Wednesday, 21 July 2010 01:00
by IND Monthly Staff
Wednesday, July 21, 2010 Written by The Independent Staff
1. DOWN WITH SCARVES The idea of wearing a scarf during a Louisiana summer may seem somewhere between impractical and downright stupid. But Artesia’s summer scarves are lightweight enough even for days when it’s 110 in the shade. Wait until it cools down to dress up white jeans and a T-shirt with one of the brightly colored cravats for summer nights. They’re also multifunctional: Use one of the longer scarves as a belt for a dress, skirt, or even a pair of shorts for a carefree look, or tie it onto your purse to give simple bags a summery feel. They’re available in a variety of solid colors and patterns, including trendy florals and bold zig-zags. Pick up a red one in anticipation of game day tailgates in the fall. Scarves run from $12-$14 and can be purchased at Artesia on Johnston St. across from Albertson’s. — Annie Bares
2. HE ALMOST KILLED THE QUARTER A few years before New Orleans District Attorney Jim Garrison dived into the rabbit hole of the Kennedy assassination, he made a name for himself through a series of sometimes nightly vice raids on Bourbon Street bars and strip joints in 1962. When he accused district court judges in Orleans Parish of conspiring with organized crime to thwart his efforts, Garrison was convicted of defamation. He appealed all the way to the U.S. Supreme court and won, paving the way, ultimately, for American politics’ current style of (un)civil discourse — a cornerstone of our raucous political life, for which Garrison’s fight blazed a free-speech trail. In Jim Garrison’s Bourbon Street Brawl: The Making of a First Amendment Milestone ($16, UL Lafayette Press), St. Landry Parish native James Savage follows the saga that set a legal precedent with a deft touch using contemporary news accounts and archival material from the case’s legal paper trail. The author is a former student editor of La Louisiane — UL’s monthly magazine — as well as a former staff writer for The Daily Advertiser and Daily World. Savage is currently pursuing his doctorate in history at the University of Kentucky. Jim Garrison’s Bourbon Street Brawl is an engrossing account by a future historian. — Walter Pierce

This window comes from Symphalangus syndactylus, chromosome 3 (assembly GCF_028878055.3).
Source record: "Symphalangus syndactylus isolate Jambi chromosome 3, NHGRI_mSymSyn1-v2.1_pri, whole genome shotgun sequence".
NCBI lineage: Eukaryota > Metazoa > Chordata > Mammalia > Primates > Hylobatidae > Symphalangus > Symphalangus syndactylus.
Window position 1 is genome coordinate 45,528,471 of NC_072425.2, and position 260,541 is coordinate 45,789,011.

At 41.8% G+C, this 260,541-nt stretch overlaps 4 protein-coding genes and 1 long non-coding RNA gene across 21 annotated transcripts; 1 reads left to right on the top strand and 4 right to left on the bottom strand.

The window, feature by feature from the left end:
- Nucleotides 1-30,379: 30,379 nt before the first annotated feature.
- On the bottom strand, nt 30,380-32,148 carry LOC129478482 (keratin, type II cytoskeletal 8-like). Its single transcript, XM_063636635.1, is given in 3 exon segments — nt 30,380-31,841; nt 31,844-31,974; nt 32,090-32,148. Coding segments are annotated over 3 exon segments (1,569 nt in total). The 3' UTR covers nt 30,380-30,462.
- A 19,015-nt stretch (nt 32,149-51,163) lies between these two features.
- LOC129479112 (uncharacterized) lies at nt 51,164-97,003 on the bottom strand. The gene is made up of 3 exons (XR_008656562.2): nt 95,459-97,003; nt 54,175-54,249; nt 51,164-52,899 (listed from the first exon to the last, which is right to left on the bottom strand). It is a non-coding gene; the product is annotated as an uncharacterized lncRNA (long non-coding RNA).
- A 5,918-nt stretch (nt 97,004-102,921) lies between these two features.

3. THE FRENCH CONNECTION A dozen years ago, Marcello’s Wine Market was doing a wine tasting during Festival International. Bernard Bats, a frenchman from Gascony, the great armagnac region of southwest France, approached Carlos Todaro about buying some of his brandy. While Bats’ armagnac never made it through customs, his wines, made from a mixture of colombard and gros manseng grapes, delighted wine merchants at Marcello’s. Domaine de Baqué tastes of summer in a bottle. The crisp, grapefruit notes give way to a mellow apricot finish, a perfect white wine for sipping on the terrace when the day’s heatwave dissipates to a breezy, if warm, evening. Bats is in town for his annual visit this week and happy to meet the Francophone community here in Lafayette. Bat’s small vintage wines are exclusively at Marcello’s, at a very reasonable $9.99. Call 264-9520 for more info. — Mary Tutwiler
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OCT 24 You gotta love it when they start eating their young, right? In this post in Politico, BP mouthpiece Geoff Morrell denies that his company's oil spill "ruined the Gulf." Instead, he says, it was Bobby Jindal's decision to divert fresh water into the salt water environment that caused massive losses to shrimp and oyster industries. The evidence doesn't back up any claims that the spill caused that harm, he says. Nothing to see here, move along.